Picture Show: Nymphonomena

Posted by on September 13th, 2010 at 5:00 AM

Rob reviews Nymphonomena, a themed anthology by Pat Barrett, Josh Kramer, Betsey Swardlick and Ben Horak.

Of the many anthologies to emerge from the Center for Cartoon Studies, Nymphonomena has emerged as one of the best, with only the highly ambitious third volume of Sundays anthology surpassing it.  No anthology surpasses Nymphonomena for sheer audacity and dedication to its theme, however.  The conceit of the book is simple: a tribute to a cult-classic, gender-bending 1970s musical film called Nymphonomena.  It’s about an alien sex goddess named Paradisa who comes from “outer space–to mate!”  She seduces a young farmboy named Tracy (inbetween eating cats), coercing him into allowing her to alter his genitals to match hers, all with a rocking and campy soundtrack informing the action.

Of course, there is no such movie; the four artists behind this comic not only made it up out of whole cloth, they even created “movie stills” and used them as interstitial material.  At no point does anyone break character, so to speak, as the artists dare the reader to try to figure out the authenticity of their claims.  This is a comic book about drawing inspiration from a colorful, campy source as a means of validating one’s own Otherness.  While it’s never stated, it’s obvious that The Rocky Horror Picture Show was an inspiration for this idea.  The film’s themes of gender-bending, sexual freedom and the courage to carve out one’s own identity in the face of a disapproving world have become overshadowed after years of Rocky Horror‘s status as a permanent midnight movie.  It’s almost as though the artists wanted to come up with a better cult movie: a crazier film that took more risks, was more explicit in its exploration of transexuality and that rocked harder.

The comic is also a comment on the kind of fanaticism that these films can engender, and each of the four artists tackles a different aspect of this inspiration.  Josh Kramer’s “I Come From Space To Mate” is about a man who slowly comes to terms with his own nature as a transgendered person over a period of time (thanks in part to the film’s example).  The way that confused sexual identity affected his/her ability to hold down a job and established relationship with his wife rang true, but Kramer doesn’t possess the chops (especially in terms of character design) to pull off his ambitions here.

Betsey Swardlick’s “Your Earth Cats Are Delicious” is the standout story of the anthology.  This story speaks to the way a piece of cult art can inspire someone to do something with their lives.  Swardlick’s line is rough but expressive, reminiscent here of Ariel Schrag.  This story follows an aimless young woman spending a summer watching ALF episodes (a show that drew “inspiration” from Nymphonomena the film) who is given a copy of the video by a proselytizing video store clerk.  When a Nymphonomena tribute band comes into town, her inspiration goes in a whole new direction.  Swardlick’s lettering deserves special mention here, as it’s every bit as expressive and decorative in key moments as her art.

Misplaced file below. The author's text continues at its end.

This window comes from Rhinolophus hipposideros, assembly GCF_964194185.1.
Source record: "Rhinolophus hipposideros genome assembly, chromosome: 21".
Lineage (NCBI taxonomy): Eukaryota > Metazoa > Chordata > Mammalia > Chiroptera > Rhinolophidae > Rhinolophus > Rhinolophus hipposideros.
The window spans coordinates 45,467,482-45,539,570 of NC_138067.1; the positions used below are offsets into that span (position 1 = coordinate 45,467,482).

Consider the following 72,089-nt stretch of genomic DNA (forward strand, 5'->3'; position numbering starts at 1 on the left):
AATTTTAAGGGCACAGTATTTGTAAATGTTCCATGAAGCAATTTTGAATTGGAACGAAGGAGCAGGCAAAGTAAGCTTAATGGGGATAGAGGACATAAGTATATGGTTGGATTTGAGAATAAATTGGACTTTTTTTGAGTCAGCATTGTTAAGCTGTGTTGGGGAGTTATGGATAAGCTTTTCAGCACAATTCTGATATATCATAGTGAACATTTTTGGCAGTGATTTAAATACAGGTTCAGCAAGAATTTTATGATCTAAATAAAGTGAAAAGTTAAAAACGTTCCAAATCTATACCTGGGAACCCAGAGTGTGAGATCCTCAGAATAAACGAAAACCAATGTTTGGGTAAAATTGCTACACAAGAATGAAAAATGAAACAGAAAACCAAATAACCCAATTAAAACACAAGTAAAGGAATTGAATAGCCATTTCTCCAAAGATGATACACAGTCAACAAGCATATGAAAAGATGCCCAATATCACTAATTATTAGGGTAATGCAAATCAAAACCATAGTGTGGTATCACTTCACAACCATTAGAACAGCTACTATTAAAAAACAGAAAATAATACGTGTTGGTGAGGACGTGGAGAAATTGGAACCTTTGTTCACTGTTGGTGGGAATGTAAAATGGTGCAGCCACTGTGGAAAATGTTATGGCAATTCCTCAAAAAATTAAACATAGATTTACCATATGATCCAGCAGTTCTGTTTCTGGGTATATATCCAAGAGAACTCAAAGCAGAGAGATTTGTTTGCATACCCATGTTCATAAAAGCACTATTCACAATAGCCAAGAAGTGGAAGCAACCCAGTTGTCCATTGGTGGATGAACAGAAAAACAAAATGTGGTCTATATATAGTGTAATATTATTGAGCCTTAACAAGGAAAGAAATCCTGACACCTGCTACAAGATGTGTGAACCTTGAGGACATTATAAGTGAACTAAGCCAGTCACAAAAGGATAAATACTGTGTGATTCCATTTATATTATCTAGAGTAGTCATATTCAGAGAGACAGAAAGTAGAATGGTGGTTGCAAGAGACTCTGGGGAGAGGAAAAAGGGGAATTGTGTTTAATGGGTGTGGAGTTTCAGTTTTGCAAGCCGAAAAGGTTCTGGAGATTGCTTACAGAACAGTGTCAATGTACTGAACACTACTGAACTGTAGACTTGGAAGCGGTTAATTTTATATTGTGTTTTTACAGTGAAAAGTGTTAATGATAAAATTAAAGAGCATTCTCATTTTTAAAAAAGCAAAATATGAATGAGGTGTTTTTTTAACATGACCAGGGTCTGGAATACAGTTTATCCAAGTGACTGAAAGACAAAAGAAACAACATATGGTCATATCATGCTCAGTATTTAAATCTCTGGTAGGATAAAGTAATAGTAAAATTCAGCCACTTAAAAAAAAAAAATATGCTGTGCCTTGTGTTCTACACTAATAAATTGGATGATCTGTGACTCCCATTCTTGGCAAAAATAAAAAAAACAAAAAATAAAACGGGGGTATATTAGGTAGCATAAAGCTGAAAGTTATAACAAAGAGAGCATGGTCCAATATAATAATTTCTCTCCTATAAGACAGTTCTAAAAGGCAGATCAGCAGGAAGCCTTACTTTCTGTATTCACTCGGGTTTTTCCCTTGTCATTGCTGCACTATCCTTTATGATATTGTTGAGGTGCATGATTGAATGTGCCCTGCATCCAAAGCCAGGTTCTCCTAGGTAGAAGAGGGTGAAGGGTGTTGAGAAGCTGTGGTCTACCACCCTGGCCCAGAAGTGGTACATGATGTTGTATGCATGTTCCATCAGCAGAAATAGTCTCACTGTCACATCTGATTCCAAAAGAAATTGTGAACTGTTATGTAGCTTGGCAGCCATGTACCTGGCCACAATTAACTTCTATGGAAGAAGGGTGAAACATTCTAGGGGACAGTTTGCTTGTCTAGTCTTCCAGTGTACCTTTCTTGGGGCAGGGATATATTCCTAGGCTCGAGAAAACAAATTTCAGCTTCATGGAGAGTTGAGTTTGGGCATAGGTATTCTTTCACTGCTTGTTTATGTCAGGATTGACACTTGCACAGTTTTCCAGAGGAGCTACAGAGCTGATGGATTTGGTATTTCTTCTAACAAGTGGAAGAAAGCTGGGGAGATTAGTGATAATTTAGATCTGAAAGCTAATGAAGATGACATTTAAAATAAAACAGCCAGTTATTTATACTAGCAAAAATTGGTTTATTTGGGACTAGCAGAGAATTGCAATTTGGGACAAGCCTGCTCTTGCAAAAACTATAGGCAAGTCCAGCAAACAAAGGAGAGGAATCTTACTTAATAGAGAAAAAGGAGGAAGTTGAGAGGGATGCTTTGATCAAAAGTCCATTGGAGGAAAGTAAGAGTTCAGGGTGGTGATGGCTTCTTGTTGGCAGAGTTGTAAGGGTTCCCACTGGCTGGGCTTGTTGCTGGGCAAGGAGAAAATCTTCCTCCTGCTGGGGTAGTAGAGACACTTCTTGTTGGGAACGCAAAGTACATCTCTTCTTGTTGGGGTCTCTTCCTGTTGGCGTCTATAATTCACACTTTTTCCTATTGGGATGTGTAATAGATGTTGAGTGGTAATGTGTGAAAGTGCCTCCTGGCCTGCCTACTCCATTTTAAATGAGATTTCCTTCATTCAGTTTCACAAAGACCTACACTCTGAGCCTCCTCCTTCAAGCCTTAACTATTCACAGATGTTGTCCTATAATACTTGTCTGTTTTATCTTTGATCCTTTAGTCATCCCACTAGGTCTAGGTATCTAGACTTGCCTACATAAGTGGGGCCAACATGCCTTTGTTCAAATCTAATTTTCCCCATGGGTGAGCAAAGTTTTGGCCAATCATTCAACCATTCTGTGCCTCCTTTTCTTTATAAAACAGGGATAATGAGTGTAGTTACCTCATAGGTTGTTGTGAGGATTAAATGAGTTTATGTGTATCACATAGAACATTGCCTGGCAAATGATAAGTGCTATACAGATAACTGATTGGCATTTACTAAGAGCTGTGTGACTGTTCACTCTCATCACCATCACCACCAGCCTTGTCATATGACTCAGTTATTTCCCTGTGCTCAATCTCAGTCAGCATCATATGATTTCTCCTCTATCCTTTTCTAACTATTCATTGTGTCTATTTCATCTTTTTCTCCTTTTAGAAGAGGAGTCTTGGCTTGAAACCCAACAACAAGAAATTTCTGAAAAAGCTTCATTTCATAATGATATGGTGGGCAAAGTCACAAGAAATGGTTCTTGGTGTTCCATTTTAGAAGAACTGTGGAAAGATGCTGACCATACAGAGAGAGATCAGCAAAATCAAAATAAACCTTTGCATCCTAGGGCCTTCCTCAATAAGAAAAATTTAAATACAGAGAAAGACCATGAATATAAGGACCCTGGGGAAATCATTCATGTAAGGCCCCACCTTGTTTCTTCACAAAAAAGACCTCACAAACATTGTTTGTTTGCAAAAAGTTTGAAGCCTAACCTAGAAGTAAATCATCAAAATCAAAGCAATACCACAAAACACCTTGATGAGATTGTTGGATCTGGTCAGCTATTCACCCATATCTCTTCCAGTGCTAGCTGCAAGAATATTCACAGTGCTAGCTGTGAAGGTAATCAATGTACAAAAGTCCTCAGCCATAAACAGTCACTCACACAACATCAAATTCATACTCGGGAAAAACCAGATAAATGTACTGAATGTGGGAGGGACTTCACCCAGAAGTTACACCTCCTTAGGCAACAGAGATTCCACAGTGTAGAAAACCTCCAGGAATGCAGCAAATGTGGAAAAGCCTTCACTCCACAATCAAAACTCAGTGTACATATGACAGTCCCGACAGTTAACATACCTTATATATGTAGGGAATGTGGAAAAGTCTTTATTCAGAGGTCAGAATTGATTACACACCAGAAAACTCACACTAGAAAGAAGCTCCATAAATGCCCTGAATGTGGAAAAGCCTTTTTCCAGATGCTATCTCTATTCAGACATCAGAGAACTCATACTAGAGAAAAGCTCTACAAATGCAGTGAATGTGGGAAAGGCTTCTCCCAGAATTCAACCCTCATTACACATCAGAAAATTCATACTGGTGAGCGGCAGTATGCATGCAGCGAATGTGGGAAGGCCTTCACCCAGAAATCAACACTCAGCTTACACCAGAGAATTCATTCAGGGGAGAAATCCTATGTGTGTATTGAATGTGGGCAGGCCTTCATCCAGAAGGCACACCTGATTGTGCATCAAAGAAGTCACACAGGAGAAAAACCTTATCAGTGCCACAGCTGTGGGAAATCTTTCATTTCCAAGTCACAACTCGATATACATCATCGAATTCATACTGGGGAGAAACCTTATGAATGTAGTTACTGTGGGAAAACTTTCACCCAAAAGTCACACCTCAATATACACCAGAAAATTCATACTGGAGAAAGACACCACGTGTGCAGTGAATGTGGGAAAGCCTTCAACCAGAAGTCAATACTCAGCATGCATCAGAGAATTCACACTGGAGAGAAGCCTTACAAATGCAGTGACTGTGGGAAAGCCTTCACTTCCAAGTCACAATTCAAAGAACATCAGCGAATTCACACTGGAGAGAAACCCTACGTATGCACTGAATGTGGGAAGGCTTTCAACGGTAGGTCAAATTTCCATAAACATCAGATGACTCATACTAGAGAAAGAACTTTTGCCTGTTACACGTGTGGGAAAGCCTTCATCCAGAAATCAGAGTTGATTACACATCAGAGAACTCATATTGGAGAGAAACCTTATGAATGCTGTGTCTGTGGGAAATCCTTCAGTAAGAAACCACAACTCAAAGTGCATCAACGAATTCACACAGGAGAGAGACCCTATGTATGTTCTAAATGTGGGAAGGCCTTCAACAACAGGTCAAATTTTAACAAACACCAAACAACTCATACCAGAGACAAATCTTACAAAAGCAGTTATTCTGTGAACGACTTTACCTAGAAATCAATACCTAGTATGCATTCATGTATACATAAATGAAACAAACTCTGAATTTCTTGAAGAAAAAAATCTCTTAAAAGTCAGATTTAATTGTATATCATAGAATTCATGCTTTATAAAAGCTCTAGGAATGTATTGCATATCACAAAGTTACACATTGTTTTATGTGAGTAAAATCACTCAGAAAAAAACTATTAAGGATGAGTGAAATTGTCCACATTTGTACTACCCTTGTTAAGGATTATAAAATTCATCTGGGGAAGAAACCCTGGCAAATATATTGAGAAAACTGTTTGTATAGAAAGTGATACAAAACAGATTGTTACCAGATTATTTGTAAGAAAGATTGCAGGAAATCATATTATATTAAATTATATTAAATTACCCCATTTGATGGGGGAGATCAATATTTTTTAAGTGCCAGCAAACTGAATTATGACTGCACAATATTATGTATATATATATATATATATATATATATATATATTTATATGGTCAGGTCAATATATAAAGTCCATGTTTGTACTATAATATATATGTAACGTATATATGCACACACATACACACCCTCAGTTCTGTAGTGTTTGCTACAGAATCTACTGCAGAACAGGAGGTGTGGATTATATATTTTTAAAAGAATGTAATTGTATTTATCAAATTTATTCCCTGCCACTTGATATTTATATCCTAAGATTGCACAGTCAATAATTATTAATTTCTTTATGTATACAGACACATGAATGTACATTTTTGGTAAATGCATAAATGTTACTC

Ben Horak’s “How Can You Love Someone What Comes From Space?” uses a pleasingly cartoony line to tell a story of obsessiveness honed to a psychotic edge.  It also carries a nice bit of continuity over from Swardlick’s story, as we learn how that particular video store clerk came to assume that job.  Pat Barrett’s “Let The Genital Mingling Commence” (the dialogue this quartet came up with for the film was truly inspired) is the slickest and most accomplished from a technical standpoint, and that slickness serves this story well.  It’s about the making of the film, the intermingling of sexism & racism, and the ways in which the free love culture of the 70s didn’t exactly eradicate either of these problems.  The book’s coda, a “true life” tale of the real inspiration the film’s writer and director experienced, is both hilarious and touching in his drug-inspired delusions of changing the world.  Even with some rough edges here and there, Nymphonomena‘s concept, cohesiveness, design and overall execution & care make this a truly fascinating collaboration.

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3 Responses to “Picture Show: Nymphonomena

  1. cfrakes says:

    I love this book. Here’s the only place I know of to buy it online:

  2. joshkramer says:

    Thanks Rob and Colleen!
    You can buy the book from me (http://joshkramer.wordpress.com) or Pat, or come by MICE (http://www.masscomics.com/) on the 25th!

  3. […] news, you may have already noted* that a certain little comic called Nymphonomena has stormed the gates of The Comics Journal. Thanks, Rob […]